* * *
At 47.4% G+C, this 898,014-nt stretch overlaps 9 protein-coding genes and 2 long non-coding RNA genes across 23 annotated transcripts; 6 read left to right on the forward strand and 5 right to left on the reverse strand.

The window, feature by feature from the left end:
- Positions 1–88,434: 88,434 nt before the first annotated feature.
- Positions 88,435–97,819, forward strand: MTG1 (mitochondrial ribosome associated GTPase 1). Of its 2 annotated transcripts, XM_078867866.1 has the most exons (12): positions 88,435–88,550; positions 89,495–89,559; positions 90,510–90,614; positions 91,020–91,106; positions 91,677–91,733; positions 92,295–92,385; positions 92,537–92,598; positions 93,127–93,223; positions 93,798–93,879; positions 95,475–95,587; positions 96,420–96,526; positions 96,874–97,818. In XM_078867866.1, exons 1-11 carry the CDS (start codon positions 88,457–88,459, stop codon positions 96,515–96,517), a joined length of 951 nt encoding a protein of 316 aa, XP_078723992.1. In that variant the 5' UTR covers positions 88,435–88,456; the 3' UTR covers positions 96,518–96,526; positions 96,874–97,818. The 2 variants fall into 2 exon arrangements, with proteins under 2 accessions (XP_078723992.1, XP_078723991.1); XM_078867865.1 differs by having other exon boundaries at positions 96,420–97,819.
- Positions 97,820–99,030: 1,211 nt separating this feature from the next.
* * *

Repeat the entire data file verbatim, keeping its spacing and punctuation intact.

At 47.4% G+C, this 898,014-nt stretch overlaps 9 protein-coding genes and 2 long non-coding RNA genes across 23 annotated transcripts; 6 read left to right on the forward strand and 5 right to left on the reverse strand.

The window, feature by feature from the left end:
- Positions 1–88,434: 88,434 nt before the first annotated feature.
- Positions 88,435–97,819, forward strand: MTG1 (mitochondrial ribosome associated GTPase 1). Of its 2 annotated transcripts, XM_078867866.1 has the most exons (12): positions 88,435–88,550; positions 89,495–89,559; positions 90,510–90,614; positions 91,020–91,106; positions 91,677–91,733; positions 92,295–92,385; positions 92,537–92,598; positions 93,127–93,223; positions 93,798–93,879; positions 95,475–95,587; positions 96,420–96,526; positions 96,874–97,818. In XM_078867866.1, exons 1-11 carry the CDS (start codon positions 88,457–88,459, stop codon positions 96,515–96,517), a joined length of 951 nt encoding a protein of 316 aa, XP_078723992.1. In that variant the 5' UTR covers positions 88,435–88,456; the 3' UTR covers positions 96,518–96,526; positions 96,874–97,818. The 2 variants fall into 2 exon arrangements, with proteins under 2 accessions (XP_078723992.1, XP_078723991.1); XM_078867865.1 differs by having other exon boundaries at positions 96,420–97,819.
- Positions 97,820–99,030: 1,211 nt separating this feature from the next.